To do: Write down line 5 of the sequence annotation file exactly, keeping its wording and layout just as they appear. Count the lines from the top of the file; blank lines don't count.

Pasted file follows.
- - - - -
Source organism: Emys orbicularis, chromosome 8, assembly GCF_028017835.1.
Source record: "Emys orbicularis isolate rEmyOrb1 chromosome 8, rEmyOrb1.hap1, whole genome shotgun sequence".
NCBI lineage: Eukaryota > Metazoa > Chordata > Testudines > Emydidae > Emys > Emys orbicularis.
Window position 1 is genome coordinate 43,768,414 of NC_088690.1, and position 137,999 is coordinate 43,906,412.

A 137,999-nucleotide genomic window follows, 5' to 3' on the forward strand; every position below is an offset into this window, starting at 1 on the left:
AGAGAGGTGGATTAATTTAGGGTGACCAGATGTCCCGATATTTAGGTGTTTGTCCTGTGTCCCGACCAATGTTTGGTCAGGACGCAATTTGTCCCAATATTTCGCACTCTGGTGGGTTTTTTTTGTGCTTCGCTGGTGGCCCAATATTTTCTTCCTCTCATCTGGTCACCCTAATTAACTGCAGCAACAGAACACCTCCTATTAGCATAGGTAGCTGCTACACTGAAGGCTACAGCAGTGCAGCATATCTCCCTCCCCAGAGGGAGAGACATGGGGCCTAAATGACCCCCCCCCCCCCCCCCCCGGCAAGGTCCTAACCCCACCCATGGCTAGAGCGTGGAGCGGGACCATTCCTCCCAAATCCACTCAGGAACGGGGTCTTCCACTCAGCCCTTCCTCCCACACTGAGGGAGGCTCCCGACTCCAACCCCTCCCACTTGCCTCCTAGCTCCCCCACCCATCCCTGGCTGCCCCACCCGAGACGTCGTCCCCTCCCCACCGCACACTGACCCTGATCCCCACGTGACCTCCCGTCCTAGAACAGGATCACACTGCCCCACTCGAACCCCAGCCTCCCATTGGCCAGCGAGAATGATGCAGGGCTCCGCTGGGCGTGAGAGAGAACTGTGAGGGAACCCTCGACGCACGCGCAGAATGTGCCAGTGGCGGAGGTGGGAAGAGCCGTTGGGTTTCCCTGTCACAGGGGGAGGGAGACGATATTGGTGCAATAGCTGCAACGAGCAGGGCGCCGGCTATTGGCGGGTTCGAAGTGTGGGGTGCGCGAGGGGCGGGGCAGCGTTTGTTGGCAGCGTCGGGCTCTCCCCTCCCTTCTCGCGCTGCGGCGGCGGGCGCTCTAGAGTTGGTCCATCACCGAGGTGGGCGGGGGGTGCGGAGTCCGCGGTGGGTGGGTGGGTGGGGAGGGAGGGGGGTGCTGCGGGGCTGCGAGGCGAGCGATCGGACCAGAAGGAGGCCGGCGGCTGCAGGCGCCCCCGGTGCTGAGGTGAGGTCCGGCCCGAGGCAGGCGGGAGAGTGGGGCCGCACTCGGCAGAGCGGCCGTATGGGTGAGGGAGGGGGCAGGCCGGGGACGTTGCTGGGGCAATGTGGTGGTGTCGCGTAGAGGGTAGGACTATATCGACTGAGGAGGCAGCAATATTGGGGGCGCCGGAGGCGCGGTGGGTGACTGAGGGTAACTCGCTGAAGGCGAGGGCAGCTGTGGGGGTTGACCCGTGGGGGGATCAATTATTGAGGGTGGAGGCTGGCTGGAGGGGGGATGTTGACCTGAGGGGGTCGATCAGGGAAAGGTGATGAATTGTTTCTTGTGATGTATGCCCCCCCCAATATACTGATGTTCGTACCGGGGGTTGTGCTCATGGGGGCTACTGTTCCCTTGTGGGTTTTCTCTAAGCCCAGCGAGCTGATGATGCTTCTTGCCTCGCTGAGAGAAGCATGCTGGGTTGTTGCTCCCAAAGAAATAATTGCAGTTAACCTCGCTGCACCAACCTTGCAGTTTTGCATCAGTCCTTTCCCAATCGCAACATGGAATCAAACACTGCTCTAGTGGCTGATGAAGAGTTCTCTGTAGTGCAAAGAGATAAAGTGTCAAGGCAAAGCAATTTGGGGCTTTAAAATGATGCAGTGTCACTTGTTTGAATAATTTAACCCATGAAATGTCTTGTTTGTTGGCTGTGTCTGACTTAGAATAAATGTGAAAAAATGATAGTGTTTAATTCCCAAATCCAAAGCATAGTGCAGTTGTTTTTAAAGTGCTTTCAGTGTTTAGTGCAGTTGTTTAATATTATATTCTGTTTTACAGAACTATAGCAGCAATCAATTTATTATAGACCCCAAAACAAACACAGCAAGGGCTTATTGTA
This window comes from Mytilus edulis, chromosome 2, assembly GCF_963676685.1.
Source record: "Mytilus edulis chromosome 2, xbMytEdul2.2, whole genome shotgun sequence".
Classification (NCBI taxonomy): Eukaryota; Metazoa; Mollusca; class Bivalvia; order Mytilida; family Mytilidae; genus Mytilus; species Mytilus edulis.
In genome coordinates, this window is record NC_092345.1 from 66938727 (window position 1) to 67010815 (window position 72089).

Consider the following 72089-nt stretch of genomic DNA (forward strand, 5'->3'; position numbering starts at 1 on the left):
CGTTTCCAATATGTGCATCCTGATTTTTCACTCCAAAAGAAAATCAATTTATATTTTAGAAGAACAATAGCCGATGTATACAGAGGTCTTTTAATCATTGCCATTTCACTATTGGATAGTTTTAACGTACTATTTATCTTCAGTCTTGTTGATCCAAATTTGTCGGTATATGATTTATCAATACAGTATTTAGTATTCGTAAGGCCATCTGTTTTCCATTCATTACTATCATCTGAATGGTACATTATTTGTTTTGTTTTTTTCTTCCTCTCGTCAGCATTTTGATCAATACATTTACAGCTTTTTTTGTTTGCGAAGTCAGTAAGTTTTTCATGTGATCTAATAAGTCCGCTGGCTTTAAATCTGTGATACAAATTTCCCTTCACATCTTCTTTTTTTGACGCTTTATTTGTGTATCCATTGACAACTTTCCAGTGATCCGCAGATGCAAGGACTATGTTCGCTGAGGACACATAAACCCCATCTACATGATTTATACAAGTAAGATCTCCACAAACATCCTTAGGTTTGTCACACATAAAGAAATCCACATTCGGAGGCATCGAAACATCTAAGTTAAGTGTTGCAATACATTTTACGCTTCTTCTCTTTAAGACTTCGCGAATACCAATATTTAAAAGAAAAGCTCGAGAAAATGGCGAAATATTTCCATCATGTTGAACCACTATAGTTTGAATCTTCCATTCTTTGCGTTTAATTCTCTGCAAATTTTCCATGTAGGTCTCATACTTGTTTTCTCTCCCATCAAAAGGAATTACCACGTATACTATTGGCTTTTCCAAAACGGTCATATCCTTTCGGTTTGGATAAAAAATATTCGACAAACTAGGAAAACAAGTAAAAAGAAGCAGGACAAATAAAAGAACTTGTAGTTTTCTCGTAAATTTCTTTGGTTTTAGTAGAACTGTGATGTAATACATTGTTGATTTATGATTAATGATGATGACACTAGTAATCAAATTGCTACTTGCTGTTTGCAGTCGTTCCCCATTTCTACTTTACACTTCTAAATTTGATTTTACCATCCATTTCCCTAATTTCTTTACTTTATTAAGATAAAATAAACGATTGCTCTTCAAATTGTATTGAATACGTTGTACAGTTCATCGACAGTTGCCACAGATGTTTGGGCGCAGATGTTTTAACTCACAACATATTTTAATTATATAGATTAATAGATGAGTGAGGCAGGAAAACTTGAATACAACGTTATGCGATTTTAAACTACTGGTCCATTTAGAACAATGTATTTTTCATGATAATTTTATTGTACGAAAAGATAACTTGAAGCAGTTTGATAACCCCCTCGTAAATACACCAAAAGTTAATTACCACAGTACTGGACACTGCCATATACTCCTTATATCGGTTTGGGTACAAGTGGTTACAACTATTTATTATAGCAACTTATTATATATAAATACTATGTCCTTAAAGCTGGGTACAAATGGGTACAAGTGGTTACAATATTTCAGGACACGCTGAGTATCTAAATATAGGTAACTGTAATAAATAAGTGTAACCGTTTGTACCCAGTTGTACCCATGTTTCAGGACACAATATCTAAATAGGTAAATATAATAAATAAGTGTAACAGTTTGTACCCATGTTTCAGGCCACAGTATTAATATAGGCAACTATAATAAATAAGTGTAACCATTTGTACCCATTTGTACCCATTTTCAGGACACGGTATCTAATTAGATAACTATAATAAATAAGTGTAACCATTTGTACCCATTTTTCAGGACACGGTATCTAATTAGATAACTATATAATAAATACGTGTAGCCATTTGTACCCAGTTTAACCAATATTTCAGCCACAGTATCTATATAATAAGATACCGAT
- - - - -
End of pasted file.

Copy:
A 137,999-nucleotide genomic window follows, 5' to 3' on the forward strand; every position below is an offset into this window, starting at 1 on the left: